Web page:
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How To Keep A Cat Out Of A Room? 8 Tried-And-True Tricks

How To Keep A Cat Out Of A Room? 8 Tried-And-True Tricks

Cats are curious creatures and they’re almost always going to sniff around the one room you don’t want them to. What are you supposed to do when you’re trying to figure out how to keep a cat out of a room? What’s a tried-and-true trick you can use when you’re out of options?

Whether you’re adamant about making sure that the kitchen remains a cat-free space or concerned about your cat roaming around the basement beaming with dangerous chemicals, we’ve got you covered. We’re aware that cats aren’t familiar with the concept of “personal space,” but they’re very capable and clever.

Cats aren’t strangers to following you around from one room to the other, peeping through the bathroom door when you’re trying to take a shower, or even staring at you from the top of your chest when you’re trying to sleep. Contrary to popular belief, cats don’t care.

We’re kidding, we’re kidding. Cats care, but they’re a little slow when they’re expected to do something you want them to do. “Curiosity killed the cat,” but we’re bringing you a few of our favorite tips and tricks to ensure your four-legged friend survives snooping around the forbidden room.

More on that down below!

Why do cats always want what they can’t have?

How To Keep A Cat Out Of A Room 8 Tried-And-True Tricks

Where do we even start? Cats are attracted to people who hate cats. Cats are obsessed with clawing at the furniture after you break the bank on a brand-new cat tree with a scratching post. Cats are drawn to whosits and whatsits you specifically keep out of reach. Why’s that, though?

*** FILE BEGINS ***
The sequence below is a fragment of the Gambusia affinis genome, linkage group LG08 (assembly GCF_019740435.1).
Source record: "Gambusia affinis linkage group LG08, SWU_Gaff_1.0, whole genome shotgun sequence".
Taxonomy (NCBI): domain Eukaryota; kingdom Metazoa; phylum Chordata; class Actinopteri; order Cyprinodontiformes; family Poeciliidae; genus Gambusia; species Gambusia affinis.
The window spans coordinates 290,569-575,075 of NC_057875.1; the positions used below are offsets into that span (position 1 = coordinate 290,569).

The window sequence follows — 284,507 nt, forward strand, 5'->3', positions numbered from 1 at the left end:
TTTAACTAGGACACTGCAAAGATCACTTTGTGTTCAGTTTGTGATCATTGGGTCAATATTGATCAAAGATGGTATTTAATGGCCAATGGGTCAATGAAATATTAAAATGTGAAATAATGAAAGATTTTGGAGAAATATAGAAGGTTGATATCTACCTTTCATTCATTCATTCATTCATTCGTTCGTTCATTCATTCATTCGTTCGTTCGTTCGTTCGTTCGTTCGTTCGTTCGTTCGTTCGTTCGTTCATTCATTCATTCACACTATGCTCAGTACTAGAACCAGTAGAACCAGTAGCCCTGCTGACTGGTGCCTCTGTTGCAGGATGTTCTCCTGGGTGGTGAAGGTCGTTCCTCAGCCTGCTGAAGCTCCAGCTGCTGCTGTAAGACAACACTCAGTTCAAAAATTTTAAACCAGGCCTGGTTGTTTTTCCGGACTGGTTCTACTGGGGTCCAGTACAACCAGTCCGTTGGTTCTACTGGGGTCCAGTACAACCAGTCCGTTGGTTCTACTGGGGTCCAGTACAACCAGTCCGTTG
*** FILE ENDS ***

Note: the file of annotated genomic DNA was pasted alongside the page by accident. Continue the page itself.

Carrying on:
Scientifically speaking, playing hard-to-get works on cats because they’re annoyed when they’re constantly bombarded with attention. Cats are self-sufficient, and they’re happier when they’re the ones approaching you rather than the other way around.

So, cats turn to humans that hate them because they’re attracted to the thought of getting to choose what they’re comfortable with. Similarly, when you try to avert your cat’s attention from specific food you don’t want her to eat or a room you don’t want her to enter, she wants to make that decision on her own.

We’re pretty sure you don’t want to waste your time trying to get your cat to obey you by punishing her, yelling at her, or – God forbid – disciplining her the same way you’d discipline a child. Cats don’t work that way and that’s okay. We’re more than happy to share our ways of how to keep a cat out of a room.

How to keep a cat out of a room?

1. Shut the door

When you’re trying to figure out how to keep a cat out of a room, you might overlook the simplest of answers because you’re focused on finding the miracle solution. Shutting the door of the room you don’t want your cat to enter can do the trick for the time being.

Sure, that might not work for cats that can’t take no for an answer, but there’s no reason why you wouldn’t be able to keep your cat out of the kitchen when you’re preparing dinner or out of the bathroom when you’re taking a shower.

But, but, but – keeping your cat out of the basement because that’s where you keep the dangerous chemicals might require a more creative approach. Cats tend to storm toward the room the moment you open the door anyway.

2. Avert your cat’s attention

Now, you can always try to avert your cat’s attention away from the forbidden room. When you catch your cat obsessing over the basement or the bedroom, you can try playing with her as a way to distract her. Cats are smart, but that doesn’t mean that you can’t outsmart your own feline.

With a few of her favorite toys, a cat tree, and a window perch, you can make your living room or your cat’s room more appealing to your pet than a forbidden room where her human doesn’t allow her to enter. Cats are curious, we know that, but they’re especially curious about things they’re not allowed to do.

3. Provide your cat with an alternative

How To Keep A Cat Out Of A Room 8 Tried-And-True Tricks

More often than not, cats are attracted to rooms that contain something they’re interested in.

On one hand, your cat might be drawn to your bedroom because that’s where she spends most of her time birdwatching. She’s not to blame that your bedroom comes with the best view of your backyard, right?